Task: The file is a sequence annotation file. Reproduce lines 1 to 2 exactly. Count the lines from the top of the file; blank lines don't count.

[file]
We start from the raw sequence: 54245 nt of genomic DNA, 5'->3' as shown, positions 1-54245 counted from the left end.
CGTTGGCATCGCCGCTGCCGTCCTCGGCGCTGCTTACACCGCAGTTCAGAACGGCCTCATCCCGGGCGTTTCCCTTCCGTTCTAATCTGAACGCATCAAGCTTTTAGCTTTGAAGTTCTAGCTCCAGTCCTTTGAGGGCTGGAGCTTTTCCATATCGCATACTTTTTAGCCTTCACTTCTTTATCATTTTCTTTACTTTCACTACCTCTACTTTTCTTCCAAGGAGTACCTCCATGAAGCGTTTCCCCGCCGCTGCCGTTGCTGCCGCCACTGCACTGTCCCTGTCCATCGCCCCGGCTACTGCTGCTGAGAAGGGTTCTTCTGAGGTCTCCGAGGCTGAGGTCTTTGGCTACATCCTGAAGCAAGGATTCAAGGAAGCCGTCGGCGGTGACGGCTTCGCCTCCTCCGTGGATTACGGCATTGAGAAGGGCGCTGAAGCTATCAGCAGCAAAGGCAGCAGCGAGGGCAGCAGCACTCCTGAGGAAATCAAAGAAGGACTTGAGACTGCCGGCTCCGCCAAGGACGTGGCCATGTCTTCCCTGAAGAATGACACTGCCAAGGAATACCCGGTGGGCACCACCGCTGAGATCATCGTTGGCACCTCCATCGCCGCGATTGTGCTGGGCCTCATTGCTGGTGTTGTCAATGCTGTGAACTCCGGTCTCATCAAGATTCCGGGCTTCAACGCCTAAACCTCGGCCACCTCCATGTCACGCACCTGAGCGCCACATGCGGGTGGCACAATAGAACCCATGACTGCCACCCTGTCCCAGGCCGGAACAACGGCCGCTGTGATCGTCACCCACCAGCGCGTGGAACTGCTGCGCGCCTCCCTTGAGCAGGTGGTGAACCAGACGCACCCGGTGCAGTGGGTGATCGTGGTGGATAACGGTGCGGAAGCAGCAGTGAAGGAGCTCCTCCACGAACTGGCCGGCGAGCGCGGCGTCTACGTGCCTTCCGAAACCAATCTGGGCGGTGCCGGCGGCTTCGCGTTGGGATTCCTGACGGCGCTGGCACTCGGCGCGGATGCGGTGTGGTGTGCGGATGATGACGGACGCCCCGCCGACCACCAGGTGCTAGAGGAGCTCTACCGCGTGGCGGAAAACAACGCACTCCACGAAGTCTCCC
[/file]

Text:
We start from the raw sequence: 54245 nt of genomic DNA, 5'->3' as shown, positions 1-54245 counted from the left end.
CGTTGGCATCGCCGCTGCCGTCCTCGGCGCTGCTTACACCGCAGTTCAGAACGGCCTCATCCCGGGCGTTTCCCTTCCGTTCTAATCTGAACGCATCAAGCTTTTAGCTTTGAAGTTCTAGCTCCAGTCCTTTGAGGGCTGGAGCTTTTCCATATCGCATACTTTTTAGCCTTCACTTCTTTATCATTTTCTTTACTTTCACTACCTCTACTTTTCTTCCAAGGAGTACCTCCATGAAGCGTTTCCCCGCCGCTGCCGTTGCTGCCGCCACTGCACTGTCCCTGTCCATCGCCCCGGCTACTGCTGCTGAGAAGGGTTCTTCTGAGGTCTCCGAGGCTGAGGTCTTTGGCTACATCCTGAAGCAAGGATTCAAGGAAGCCGTCGGCGGTGACGGCTTCGCCTCCTCCGTGGATTACGGCATTGAGAAGGGCGCTGAAGCTATCAGCAGCAAAGGCAGCAGCGAGGGCAGCAGCACTCCTGAGGAAATCAAAGAAGGACTTGAGACTGCCGGCTCCGCCAAGGACGTGGCCATGTCTTCCCTGAAGAATGACACTGCCAAGGAATACCCGGTGGGCACCACCGCTGAGATCATCGTTGGCACCTCCATCGCCGCGATTGTGCTGGGCCTCATTGCTGGTGTTGTCAATGCTGTGAACTCCGGTCTCATCAAGATTCCGGGCTTCAACGCCTAAACCTCGGCCACCTCCATGTCACGCACCTGAGCGCCACATGCGGGTGGCACAATAGAACCCATGACTGCCACCCTGTCCCAGGCCGGAACAACGGCCGCTGTGATCGTCACCCACCAGCGCGTGGAACTGCTGCGCGCCTCCCTTGAGCAGGTGGTGAACCAGACGCACCCGGTGCAGTGGGTGATCGTGGTGGATAACGGTGCGGAAGCAGCAGTGAAGGAGCTCCTCCACGAACTGGCCGGCGAGCGCGGCGTCTACGTGCCTTCCGAAACCAATCTGGGCGGTGCCGGCGGCTTCGCGTTGGGATTCCTGACGGCGCTGGCACTCGGCGCGGATGCGGTGTGGTGTGCGGATGATGACGGACGCCCCGCCGACCACCAGGTGCTAGAGGAGCTCTACCGCGTGGCGGAAAACAACGCACTCCACGAAGTCTCCC